Adapting Custodial Practices to Reduce Trauma for Incarcerated Women

Research Report

Adapting Custodial Practices to Reduce Trauma for Incarcerated Women

Abstract

Without intentionally changing custodial practices to consider women’s histories of victimization and reduce further trauma, correctional facilities will continue to trigger, retraumatize, and harm the women in their custody. This report details how departments of corrections (DOCs) and women’s prisons adapt operational philosophies and custodial practices to reduce trauma and victimization. Most study participants recognized that women have unique needs, pathways to incarceration, and victimization histories that must be considered in policies and practices, and incorporated gender-responsive training into their core staff curricula. Some adapted processes for body searches and discipline, sanctions, and incentives. However, incarcerated women we spoke with indicated that custodial practices are highly dependent on officer discretion and that officers do not always follow protocols. Beyond some accommodations for pregnant people, places struggled to adapt the use of restraints, force, and restrictive housing. Although places overwhelmingly demonstrated that they are trauma informed, they struggle to be trauma responsive, facing challenges in developing and implementing policies and practices to consider trauma in all operational practices and in their correctional culture. Importantly, facilities and DOCs that participated in this study did demonstrate a willingness to improve practices and a need for support and additional resources to do so. This report concludes with recommending ways corrections professionals can take more gender-responsive and trauma-informed approaches to working with women.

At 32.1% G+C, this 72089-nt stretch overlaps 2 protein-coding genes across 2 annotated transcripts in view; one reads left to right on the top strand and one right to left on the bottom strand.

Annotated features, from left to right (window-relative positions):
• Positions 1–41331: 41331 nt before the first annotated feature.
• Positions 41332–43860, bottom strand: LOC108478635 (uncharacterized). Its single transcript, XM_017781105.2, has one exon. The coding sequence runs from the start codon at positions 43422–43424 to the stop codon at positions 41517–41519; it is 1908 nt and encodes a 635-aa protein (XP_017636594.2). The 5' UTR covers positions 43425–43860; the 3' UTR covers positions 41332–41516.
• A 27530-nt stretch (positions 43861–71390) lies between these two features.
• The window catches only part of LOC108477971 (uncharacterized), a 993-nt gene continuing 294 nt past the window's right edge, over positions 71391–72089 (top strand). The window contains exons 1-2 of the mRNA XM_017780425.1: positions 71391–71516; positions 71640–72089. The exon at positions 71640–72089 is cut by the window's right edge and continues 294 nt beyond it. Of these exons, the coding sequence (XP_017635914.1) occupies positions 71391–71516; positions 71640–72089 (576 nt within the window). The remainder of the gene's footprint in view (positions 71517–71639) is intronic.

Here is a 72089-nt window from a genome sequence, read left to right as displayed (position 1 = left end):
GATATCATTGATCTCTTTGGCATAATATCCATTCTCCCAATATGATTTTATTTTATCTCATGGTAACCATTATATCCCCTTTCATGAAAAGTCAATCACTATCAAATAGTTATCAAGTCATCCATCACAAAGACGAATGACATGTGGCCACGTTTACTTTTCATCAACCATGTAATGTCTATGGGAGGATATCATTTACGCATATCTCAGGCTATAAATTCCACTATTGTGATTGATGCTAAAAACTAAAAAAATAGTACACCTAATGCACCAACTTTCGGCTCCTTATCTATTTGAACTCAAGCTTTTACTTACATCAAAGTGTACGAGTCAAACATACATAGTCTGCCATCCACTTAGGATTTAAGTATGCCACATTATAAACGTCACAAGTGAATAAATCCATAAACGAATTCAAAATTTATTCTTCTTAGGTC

Centers

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